Theoretical Discussion about Languages

The viewpoint taken in "Emergent Computation: Emphasizing Bioinformatics" is that Language (Linguistic patterns) apply not only to human beings, but to non-human beings as well as to non-living matter. Specifically, an anthropocentric viewpoint is rejected. Linguistic patterns may emerge whenever "forces" (such as molecular forces) exist that impose patterns that have a linguistic form. The forces are real, so are the linguistic patterns, thus in turn, non-human languages may be found. Thus the languages found are not merely "descriptions" used by human beings about non-human linguistic patterns (languages). The non-human languages found in these exemplifications are as real as human languages. The reader might wish to review the Introduction to "Emergent Computation: Emphasizing Bioinformatics" once again.

Attempts have been made to circumvent the viewpoint expressed above. These attempts assert an anthropocentric view. Examples would be to add requirements to definitions of language. Added requirements include Psychological states a (which I shall abbreviate as "H"), Speech or phonetic organ functions (which I shall abbreviate as "J"), and Aural organ functions (which I shall abbreviate as "A"). Such additions might then be viewed as R = (H, J, A). Note that "R" can be made as complex as desired, thus "C" might abbreviate a specific medium such as air or water through which "speech" sounds can travel, then R = (H, J, A, C), where C = {air} typically, but could also be C = {sea water at depth 50 meters and at 10°C}, etc. Yet another example of notation, J could specify a larynx symbolized by "Y", or J could specify a bird's syrinx specified by "X", thus R = (H, Y, A), or R = (Φ , X, {black capped chickadee aural function}). "A" could be the human aural organ, or the aural organ of a Bat, or other structures such as an eye capable of perceiving polarized light, (see: animal sensory organs), etc. Often the "R" component is assumed known and is not explicitly explained in detail. The "R" component can be explicitly explained in detail however, and may be treated separately from L or L(G) when a "generative grammar" is used. For example, a human language L could then be described as follows:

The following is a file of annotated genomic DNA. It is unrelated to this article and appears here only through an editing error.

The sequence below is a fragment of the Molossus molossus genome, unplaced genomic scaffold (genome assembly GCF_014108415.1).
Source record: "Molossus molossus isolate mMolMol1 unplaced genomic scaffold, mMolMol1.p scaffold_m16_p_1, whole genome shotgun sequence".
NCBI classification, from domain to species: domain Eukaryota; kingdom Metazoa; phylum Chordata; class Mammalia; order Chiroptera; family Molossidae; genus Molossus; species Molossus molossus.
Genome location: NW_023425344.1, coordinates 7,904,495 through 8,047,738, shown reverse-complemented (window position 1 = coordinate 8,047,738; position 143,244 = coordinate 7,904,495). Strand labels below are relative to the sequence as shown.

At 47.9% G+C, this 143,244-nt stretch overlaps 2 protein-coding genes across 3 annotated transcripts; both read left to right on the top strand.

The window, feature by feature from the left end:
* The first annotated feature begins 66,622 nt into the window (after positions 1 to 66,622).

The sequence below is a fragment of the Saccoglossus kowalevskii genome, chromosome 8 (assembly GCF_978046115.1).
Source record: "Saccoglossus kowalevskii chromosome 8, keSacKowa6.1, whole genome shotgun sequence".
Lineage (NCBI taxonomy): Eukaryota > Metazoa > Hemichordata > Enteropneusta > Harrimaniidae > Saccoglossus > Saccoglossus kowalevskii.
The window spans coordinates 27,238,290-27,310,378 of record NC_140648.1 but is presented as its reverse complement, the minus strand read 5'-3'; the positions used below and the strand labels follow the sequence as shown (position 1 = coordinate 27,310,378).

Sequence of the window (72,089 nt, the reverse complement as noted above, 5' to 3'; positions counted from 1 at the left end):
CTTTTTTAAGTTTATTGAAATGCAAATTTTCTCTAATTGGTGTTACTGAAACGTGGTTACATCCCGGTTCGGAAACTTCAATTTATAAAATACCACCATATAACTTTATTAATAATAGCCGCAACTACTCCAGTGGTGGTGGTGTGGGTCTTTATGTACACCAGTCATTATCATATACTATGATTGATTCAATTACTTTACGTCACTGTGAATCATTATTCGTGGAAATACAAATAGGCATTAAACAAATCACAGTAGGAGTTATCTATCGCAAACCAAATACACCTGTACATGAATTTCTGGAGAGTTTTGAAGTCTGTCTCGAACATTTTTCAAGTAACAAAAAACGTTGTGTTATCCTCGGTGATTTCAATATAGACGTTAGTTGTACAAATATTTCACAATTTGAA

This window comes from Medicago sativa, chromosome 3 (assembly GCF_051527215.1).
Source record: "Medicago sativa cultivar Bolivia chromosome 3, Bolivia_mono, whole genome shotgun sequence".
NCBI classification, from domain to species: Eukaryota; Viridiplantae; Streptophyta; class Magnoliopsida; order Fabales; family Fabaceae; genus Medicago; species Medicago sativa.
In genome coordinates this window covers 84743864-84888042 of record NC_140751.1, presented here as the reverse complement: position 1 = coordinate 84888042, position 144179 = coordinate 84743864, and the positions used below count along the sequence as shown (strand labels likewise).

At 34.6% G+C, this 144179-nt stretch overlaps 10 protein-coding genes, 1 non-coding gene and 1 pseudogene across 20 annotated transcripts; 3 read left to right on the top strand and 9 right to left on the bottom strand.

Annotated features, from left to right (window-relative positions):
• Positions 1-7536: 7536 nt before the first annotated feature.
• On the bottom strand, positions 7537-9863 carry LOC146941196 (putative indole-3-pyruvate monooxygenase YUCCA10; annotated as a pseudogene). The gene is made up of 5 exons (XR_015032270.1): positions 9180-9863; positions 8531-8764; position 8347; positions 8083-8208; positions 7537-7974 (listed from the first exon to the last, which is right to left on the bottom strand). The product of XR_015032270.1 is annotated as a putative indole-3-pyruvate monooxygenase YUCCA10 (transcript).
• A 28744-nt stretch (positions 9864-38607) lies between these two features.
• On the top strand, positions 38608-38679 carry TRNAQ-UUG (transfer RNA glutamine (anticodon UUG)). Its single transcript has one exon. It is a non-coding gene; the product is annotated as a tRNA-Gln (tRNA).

L = L(G,{R})   =  L(G,{(H, Y, A)})

or L is generated by grammar G b , facilitated by set "R" (Psychological states, Larynx Speech functions, and human Aural functions). Note: the "channel" or medium through which speech is transmitted or heard is not deemed significant and it is assumed implicitly to be air.

Note that L = L(G, Φ) = L(G)  , and when R is present and is not null, it may specify other non-anthropomorphic factors.

A language also has a semantic component. In simple terms, what does the language correspond to, its "meaning"? In the case of biochemistry or molecular genetics, the semantics refers to all molecular "forces", steric conformations, thermodynamic considerations, etc. that apply to molecules, and atoms. Imposing the semantics of human languages upon languages of DNA for example, is anti-scientific. Languages that apply to DNA, RNA, and proteins have their own semantics, just as a chickadee language has its own semantics. Some linguists insist that languages are limited to human beings. As evidence, they point out that the semantics of human language doesn't appear to apply to other "languages". Nonhuman languages have their own semantics. Three groups of research scientists (among others) discuss this explicitly.

  1. Languages and Genetics (an explicit discussion of semantics)
  2. The linguistic morphology found in nucleotide sequences (an explicit discussion of semantics)
  3. The linguistics of birdsong in courtship sexual selection (an explicit discussion of semantics)